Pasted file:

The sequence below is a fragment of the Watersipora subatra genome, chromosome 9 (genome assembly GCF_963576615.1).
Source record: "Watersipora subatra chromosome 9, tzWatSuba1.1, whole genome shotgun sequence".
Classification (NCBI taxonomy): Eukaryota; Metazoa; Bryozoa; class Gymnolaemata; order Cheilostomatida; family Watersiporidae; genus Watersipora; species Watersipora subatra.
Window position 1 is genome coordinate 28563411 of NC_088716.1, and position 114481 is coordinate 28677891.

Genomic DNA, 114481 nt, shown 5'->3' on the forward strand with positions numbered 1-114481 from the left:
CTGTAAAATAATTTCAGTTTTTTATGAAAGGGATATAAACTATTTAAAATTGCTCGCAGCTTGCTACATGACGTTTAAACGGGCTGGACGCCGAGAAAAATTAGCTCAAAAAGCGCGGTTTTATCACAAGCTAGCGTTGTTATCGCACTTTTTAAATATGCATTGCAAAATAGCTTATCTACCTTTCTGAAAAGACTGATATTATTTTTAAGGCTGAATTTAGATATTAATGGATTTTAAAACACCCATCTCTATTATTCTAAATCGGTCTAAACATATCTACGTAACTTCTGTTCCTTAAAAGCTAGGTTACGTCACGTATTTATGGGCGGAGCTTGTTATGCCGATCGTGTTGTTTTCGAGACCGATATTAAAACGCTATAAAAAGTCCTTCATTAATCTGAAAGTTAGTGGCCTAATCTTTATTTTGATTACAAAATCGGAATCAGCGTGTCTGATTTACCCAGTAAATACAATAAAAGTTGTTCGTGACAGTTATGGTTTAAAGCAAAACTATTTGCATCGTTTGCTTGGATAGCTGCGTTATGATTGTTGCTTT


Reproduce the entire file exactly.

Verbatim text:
The sequence below is a fragment of the Watersipora subatra genome, chromosome 9 (genome assembly GCF_963576615.1).
Source record: "Watersipora subatra chromosome 9, tzWatSuba1.1, whole genome shotgun sequence".
Classification (NCBI taxonomy): Eukaryota; Metazoa; Bryozoa; class Gymnolaemata; order Cheilostomatida; family Watersiporidae; genus Watersipora; species Watersipora subatra.
Window position 1 is genome coordinate 28563411 of NC_088716.1, and position 114481 is coordinate 28677891.

Genomic DNA, 114481 nt, shown 5'->3' on the forward strand with positions numbered 1-114481 from the left:
CTGTAAAATAATTTCAGTTTTTTATGAAAGGGATATAAACTATTTAAAATTGCTCGCAGCTTGCTACATGACGTTTAAACGGGCTGGACGCCGAGAAAAATTAGCTCAAAAAGCGCGGTTTTATCACAAGCTAGCGTTGTTATCGCACTTTTTAAATATGCATTGCAAAATAGCTTATCTACCTTTCTGAAAAGACTGATATTATTTTTAAGGCTGAATTTAGATATTAATGGATTTTAAAACACCCATCTCTATTATTCTAAATCGGTCTAAACATATCTACGTAACTTCTGTTCCTTAAAAGCTAGGTTACGTCACGTATTTATGGGCGGAGCTTGTTATGCCGATCGTGTTGTTTTCGAGACCGATATTAAAACGCTATAAAAAGTCCTTCATTAATCTGAAAGTTAGTGGCCTAATCTTTATTTTGATTACAAAATCGGAATCAGCGTGTCTGATTTACCCAGTAAATACAATAAAAGTTGTTCGTGACAGTTATGGTTTAAAGCAAAACTATTTGCATCGTTTGCTTGGATAGCTGCGTTATGATTGTTGCTTT